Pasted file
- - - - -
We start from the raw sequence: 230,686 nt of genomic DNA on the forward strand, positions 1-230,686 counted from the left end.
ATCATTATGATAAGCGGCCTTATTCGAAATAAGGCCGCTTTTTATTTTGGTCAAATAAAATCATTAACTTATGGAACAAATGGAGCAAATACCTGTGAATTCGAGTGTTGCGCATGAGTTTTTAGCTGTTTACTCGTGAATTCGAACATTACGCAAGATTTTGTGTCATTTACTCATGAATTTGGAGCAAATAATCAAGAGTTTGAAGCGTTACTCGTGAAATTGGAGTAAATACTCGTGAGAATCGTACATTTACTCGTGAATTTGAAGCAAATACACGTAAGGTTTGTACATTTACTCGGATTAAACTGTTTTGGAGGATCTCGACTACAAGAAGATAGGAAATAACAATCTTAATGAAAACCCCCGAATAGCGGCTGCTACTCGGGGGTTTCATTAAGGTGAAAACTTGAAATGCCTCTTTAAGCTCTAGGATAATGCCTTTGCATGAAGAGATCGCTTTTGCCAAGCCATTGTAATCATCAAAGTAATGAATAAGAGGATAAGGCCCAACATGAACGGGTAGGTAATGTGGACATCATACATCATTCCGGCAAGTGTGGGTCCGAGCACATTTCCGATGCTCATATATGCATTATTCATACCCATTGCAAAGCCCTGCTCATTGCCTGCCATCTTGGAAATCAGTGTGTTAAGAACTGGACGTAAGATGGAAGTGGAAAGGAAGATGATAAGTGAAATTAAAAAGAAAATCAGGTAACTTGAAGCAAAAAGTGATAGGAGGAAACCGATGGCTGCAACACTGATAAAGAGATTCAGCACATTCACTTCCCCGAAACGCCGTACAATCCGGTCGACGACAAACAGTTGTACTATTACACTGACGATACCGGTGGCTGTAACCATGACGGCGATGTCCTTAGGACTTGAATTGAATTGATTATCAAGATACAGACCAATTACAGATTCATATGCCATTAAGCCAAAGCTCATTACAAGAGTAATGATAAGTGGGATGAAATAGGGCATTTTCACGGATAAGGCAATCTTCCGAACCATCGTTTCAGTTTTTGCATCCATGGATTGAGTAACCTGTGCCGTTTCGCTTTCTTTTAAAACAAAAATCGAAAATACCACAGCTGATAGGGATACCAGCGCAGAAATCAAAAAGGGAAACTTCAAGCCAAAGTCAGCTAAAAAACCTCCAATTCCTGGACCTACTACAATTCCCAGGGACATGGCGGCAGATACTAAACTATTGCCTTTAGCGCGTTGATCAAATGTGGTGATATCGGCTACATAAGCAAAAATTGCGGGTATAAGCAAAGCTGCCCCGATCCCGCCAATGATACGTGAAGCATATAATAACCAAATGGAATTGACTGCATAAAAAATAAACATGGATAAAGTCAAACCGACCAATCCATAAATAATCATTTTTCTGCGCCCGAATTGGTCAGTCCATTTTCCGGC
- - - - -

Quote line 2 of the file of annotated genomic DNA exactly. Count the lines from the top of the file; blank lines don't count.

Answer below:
ATCATTATGATAAGCGGCCTTATTCGAAATAAGGCCGCTTTTTATTTTGGTCAAATAAAATCATTAACTTATGGAACAAATGGAGCAAATACCTGTGAATTCGAGTGTTGCGCATGAGTTTTTAGCTGTTTACTCGTGAATTCGAACATTACGCAAGATTTTGTGTCATTTACTCATGAATTTGGAGCAAATAATCAAGAGTTTGAAGCGTTACTCGTGAAATTGGAGTAAATACTCGTGAGAATCGTACATTTACTCGTGAATTTGAAGCAAATACACGTAAGGTTTGTACATTTACTCGGATTAAACTGTTTTGGAGGATCTCGACTACAAGAAGATAGGAAATAACAATCTTAATGAAAACCCCCGAATAGCGGCTGCTACTCGGGGGTTTCATTAAGGTGAAAACTTGAAATGCCTCTTTAAGCTCTAGGATAATGCCTTTGCATGAAGAGATCGCTTTTGCCAAGCCATTGTAATCATCAAAGTAATGAATAAGAGGATAAGGCCCAACATGAACGGGTAGGTAATGTGGACATCATACATCATTCCGGCAAGTGTGGGTCCGAGCACATTTCCGATGCTCATATATGCATTATTCATACCCATTGCAAAGCCCTGCTCATTGCCTGCCATCTTGGAAATCAGTGTGTTAAGAACTGGACGTAAGATGGAAGTGGAAAGGAAGATGATAAGTGAAATTAAAAAGAAAATCAGGTAACTTGAAGCAAAAAGTGATAGGAGGAAACCGATGGCTGCAACACTGATAAAGAGATTCAGCACATTCACTTCCCCGAAACGCCGTACAATCCGGTCGACGACAAACAGTTGTACTATTACACTGACGATACCGGTGGCTGTAACCATGACGGCGATGTCCTTAGGACTTGAATTGAATTGATTATCAAGATACAGACCAATTACAGATTCATATGCCATTAAGCCAAAGCTCATTACAAGAGTAATGATAAGTGGGATGAAATAGGGCATTTTCACGGATAAGGCAATCTTCCGAACCATCGTTTCAGTTTTTGCATCCATGGATTGAGTAACCTGTGCCGTTTCGCTTTCTTTTAAAACAAAAATCGAAAATACCACAGCTGATAGGGATACCAGCGCAGAAATCAAAAAGGGAAACTTCAAGCCAAAGTCAGCTAAAAAACCTCCAATTCCTGGACCTACTACAATTCCCAGGGACATGGCGGCAGATACTAAACTATTGCCTTTAGCGCGTTGATCAAATGTGGTGATATCGGCTACATAAGCAAAAATTGCGGGTATAAGCAAAGCTGCCCCGATCCCGCCAATGATACGTGAAGCATATAATAACCAAATGGAATTGACTGCATAAAAAATAAACATGGATAAAGTCAAACCGACCAATCCATAAATAATCATTTTTCTGCGCCCGAATTGGTCAGTCCATTTTCCGGC